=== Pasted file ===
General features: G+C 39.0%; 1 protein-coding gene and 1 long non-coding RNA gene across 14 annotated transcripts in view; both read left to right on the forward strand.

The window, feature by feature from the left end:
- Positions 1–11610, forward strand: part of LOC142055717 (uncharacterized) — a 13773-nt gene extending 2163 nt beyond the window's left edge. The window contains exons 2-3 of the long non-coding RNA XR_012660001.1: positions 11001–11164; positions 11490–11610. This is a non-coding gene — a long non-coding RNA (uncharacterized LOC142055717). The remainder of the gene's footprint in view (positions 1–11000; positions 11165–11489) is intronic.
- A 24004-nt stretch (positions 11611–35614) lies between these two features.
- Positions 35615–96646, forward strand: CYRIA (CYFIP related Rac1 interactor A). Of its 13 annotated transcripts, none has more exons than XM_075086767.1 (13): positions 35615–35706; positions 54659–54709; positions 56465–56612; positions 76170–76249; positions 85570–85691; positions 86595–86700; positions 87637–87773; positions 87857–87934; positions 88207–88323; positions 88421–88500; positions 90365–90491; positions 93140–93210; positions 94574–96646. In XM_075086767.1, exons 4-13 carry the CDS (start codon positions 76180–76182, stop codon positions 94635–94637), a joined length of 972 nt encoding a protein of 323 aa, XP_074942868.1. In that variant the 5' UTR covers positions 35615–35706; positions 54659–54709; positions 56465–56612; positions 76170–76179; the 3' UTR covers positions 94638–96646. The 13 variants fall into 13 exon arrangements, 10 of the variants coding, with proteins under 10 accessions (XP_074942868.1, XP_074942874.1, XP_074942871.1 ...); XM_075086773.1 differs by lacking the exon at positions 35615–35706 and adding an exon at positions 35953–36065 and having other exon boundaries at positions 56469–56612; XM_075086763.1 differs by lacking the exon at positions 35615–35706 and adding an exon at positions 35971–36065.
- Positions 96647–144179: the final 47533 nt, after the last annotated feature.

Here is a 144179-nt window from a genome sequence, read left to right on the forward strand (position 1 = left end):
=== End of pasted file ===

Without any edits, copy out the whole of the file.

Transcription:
General features: G+C 39.0%; 1 protein-coding gene and 1 long non-coding RNA gene across 14 annotated transcripts in view; both read left to right on the forward strand.

The window, feature by feature from the left end:
- Positions 1–11610, forward strand: part of LOC142055717 (uncharacterized) — a 13773-nt gene extending 2163 nt beyond the window's left edge. The window contains exons 2-3 of the long non-coding RNA XR_012660001.1: positions 11001–11164; positions 11490–11610. This is a non-coding gene — a long non-coding RNA (uncharacterized LOC142055717). The remainder of the gene's footprint in view (positions 1–11000; positions 11165–11489) is intronic.
- A 24004-nt stretch (positions 11611–35614) lies between these two features.
- Positions 35615–96646, forward strand: CYRIA (CYFIP related Rac1 interactor A). Of its 13 annotated transcripts, none has more exons than XM_075086767.1 (13): positions 35615–35706; positions 54659–54709; positions 56465–56612; positions 76170–76249; positions 85570–85691; positions 86595–86700; positions 87637–87773; positions 87857–87934; positions 88207–88323; positions 88421–88500; positions 90365–90491; positions 93140–93210; positions 94574–96646. In XM_075086767.1, exons 4-13 carry the CDS (start codon positions 76180–76182, stop codon positions 94635–94637), a joined length of 972 nt encoding a protein of 323 aa, XP_074942868.1. In that variant the 5' UTR covers positions 35615–35706; positions 54659–54709; positions 56465–56612; positions 76170–76179; the 3' UTR covers positions 94638–96646. The 13 variants fall into 13 exon arrangements, 10 of the variants coding, with proteins under 10 accessions (XP_074942868.1, XP_074942874.1, XP_074942871.1 ...); XM_075086773.1 differs by lacking the exon at positions 35615–35706 and adding an exon at positions 35953–36065 and having other exon boundaries at positions 56469–56612; XM_075086763.1 differs by lacking the exon at positions 35615–35706 and adding an exon at positions 35971–36065.
- Positions 96647–144179: the final 47533 nt, after the last annotated feature.

Here is a 144179-nt window from a genome sequence, read left to right on the forward strand (position 1 = left end):